But retirees who purchased a health care plan with 30 years of hard labor and cost-of-living adjustment diversions don't have a contract that the government respects, because the government doesn't respect labor. And members who pay union dues don't have reps that the company respects because the government has outlawed collective bargaining for autoworkers at GM and Chrysler.

The U.S. government gave Chrysler, an American icon and the creator of Jeep, to an Italian company for no money down. The U.S. government sponsored the GM scheme to import cars so they could compensate for plant closings in America. A wino could come up with a better plan.

Ikki Yamakawa, a reporter from Japan's largest daily newspaper, interviewed me in my home. I asked him if the Japanese government would ever pay Toyota to close factories in Japan, ship the means of production to Indonesia, and import the autos back to Japan for sale. He didn't answer me. He just laughed. Americans are suckers. Everybody knows it.

In the U.S., we don't protect manufacturing, but we zealously protect the health insurance industry, a money-sucking parasite whose only product is paperwork. GM claims that health care costs more per car than steel: an estimated $1,500 per vehicle and climbing. Rather than change to a more efficient single-payer system, our government helps companies export jobs to countries that already have national health care. The financial wizards never miss an opportunity to compound the trade imbalance.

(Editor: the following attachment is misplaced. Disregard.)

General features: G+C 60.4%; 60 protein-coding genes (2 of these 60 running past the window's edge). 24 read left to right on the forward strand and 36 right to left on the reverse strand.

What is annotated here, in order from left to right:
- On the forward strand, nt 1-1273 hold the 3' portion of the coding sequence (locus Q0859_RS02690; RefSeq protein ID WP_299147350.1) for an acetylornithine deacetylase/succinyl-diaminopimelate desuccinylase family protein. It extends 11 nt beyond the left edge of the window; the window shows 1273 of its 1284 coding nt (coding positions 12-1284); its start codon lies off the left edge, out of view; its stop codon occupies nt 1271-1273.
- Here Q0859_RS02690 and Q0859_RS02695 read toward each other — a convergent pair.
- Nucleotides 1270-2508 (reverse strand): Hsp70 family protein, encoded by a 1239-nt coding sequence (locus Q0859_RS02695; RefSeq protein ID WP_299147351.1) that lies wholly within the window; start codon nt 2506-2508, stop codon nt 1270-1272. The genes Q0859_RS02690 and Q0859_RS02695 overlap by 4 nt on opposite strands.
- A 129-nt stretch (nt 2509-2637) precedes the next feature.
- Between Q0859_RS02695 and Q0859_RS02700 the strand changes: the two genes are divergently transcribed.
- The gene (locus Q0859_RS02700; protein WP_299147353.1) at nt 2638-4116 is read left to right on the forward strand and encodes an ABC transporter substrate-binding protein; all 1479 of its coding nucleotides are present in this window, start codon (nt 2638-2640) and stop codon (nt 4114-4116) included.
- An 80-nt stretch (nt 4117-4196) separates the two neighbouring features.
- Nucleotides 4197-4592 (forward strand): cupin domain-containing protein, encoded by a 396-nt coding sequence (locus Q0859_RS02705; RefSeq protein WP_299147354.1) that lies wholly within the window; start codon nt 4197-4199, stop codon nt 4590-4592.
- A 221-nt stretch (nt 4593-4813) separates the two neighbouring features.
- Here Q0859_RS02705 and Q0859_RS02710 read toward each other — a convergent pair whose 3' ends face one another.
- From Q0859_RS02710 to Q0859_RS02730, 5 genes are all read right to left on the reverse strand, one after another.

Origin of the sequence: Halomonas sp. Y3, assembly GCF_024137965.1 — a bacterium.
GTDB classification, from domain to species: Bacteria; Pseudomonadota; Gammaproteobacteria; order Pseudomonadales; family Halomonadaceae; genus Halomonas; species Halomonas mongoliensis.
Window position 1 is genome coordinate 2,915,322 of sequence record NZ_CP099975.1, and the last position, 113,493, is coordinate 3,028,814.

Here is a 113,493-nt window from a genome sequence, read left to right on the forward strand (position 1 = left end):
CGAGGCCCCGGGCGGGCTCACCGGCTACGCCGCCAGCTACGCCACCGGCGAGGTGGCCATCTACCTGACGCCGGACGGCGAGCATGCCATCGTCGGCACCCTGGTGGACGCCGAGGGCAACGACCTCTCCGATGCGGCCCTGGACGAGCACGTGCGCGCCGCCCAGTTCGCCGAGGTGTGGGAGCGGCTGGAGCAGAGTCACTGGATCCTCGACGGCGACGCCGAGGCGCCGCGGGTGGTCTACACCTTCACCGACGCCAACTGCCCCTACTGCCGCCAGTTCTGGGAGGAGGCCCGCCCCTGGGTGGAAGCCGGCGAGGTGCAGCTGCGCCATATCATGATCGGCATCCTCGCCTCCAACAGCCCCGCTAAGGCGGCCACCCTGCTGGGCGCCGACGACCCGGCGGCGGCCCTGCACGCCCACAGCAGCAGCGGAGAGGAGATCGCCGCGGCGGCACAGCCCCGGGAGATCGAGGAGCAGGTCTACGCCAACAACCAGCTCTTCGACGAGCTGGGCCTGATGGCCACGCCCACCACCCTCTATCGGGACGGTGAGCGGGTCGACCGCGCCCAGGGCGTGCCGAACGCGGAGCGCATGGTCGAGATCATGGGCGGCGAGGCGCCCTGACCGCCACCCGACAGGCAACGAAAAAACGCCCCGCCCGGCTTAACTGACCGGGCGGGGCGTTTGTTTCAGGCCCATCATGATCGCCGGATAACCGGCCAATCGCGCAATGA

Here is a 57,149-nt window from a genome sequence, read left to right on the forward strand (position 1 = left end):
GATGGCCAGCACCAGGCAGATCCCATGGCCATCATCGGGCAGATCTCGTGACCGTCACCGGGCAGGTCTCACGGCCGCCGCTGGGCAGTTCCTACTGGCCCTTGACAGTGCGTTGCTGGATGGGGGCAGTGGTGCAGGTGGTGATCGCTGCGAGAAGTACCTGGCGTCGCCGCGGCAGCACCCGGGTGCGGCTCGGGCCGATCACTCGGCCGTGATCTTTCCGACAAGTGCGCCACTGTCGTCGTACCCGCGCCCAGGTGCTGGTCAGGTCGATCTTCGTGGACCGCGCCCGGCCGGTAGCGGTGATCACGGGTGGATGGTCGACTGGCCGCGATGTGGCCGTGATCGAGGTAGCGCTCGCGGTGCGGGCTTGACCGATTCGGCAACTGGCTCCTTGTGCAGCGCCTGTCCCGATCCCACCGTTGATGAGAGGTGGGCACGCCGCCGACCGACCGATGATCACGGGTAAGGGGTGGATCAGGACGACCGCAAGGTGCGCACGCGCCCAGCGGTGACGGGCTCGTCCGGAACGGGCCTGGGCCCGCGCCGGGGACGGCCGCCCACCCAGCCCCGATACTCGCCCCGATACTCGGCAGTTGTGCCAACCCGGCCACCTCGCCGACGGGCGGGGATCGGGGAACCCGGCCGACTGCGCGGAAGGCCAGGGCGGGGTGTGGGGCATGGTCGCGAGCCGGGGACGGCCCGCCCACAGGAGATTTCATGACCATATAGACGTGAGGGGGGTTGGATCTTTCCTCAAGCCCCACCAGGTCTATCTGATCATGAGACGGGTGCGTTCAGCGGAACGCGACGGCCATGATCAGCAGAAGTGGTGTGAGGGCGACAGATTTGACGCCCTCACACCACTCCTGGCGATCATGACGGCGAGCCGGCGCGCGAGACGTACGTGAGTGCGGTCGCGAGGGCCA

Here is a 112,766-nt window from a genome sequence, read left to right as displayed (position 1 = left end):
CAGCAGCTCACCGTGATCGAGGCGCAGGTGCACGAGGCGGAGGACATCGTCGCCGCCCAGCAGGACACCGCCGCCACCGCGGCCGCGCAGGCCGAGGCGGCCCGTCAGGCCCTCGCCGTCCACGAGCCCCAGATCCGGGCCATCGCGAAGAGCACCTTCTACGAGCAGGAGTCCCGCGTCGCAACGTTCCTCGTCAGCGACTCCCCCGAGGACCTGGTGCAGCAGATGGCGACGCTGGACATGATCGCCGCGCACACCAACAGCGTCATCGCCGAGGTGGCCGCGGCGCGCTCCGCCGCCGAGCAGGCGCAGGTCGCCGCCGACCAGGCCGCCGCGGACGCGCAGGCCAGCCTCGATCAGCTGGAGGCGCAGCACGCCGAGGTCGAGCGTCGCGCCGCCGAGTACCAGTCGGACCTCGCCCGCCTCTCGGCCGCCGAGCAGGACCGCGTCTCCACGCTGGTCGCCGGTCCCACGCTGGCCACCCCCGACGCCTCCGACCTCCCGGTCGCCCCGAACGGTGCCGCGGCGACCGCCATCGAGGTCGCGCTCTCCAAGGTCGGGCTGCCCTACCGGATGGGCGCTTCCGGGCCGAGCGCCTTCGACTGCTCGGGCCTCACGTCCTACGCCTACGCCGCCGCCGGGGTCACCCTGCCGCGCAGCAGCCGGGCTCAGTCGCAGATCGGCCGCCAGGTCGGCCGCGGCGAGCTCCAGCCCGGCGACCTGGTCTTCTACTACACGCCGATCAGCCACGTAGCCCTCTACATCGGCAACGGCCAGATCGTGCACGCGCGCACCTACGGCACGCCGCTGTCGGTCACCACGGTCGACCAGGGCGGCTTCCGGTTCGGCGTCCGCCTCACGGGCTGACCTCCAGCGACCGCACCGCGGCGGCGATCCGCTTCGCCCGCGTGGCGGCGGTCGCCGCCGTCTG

Recently I encountered some "Tea Partiers" at a protest. They despise the government, but they were all waving American flags. One vocally gifted TP chanted, "Power to the people. Power to the people. Right on." They were protesting health care reform. They didn't want it. One TP held a sign that read: "Go to high school. Get a job. Buy your own health care."

These are confusing times. Folks are angry. We have a legitimate reason to distrust the government, the corporations and the unions. When our fellow workers in the Tea Party discover that a high school diploma won't land a job that can pay for health care, they're going to need a plan.

A confrontation is in order. Power to the people is in order. A summit where we can discuss an economic policy for "we the people" is in order.

Necessity, not philosophy, drives change. We won't get change by whining. We won't get change by waiting for Congress to pass laws that make union organizing safe. We won't get change waiting for UAW Vice President Bob King to remember where he came from. We won't get change following rules designed to keep us pacified and powerless.

We'll get change when Congress is afraid to pass laws that hurt working people. We'll get change when Bob King can't forget where he came from because he's back on the line, wishing he had an extra six minutes of break time. We'll get change when UAW members overthrow the Concession Caucus by force. We'll get change when we break all the rules that keep us chained to the heart attack machine that cranks money out of poverty, illness and war.

We'll get change--real change--when workers lead the way.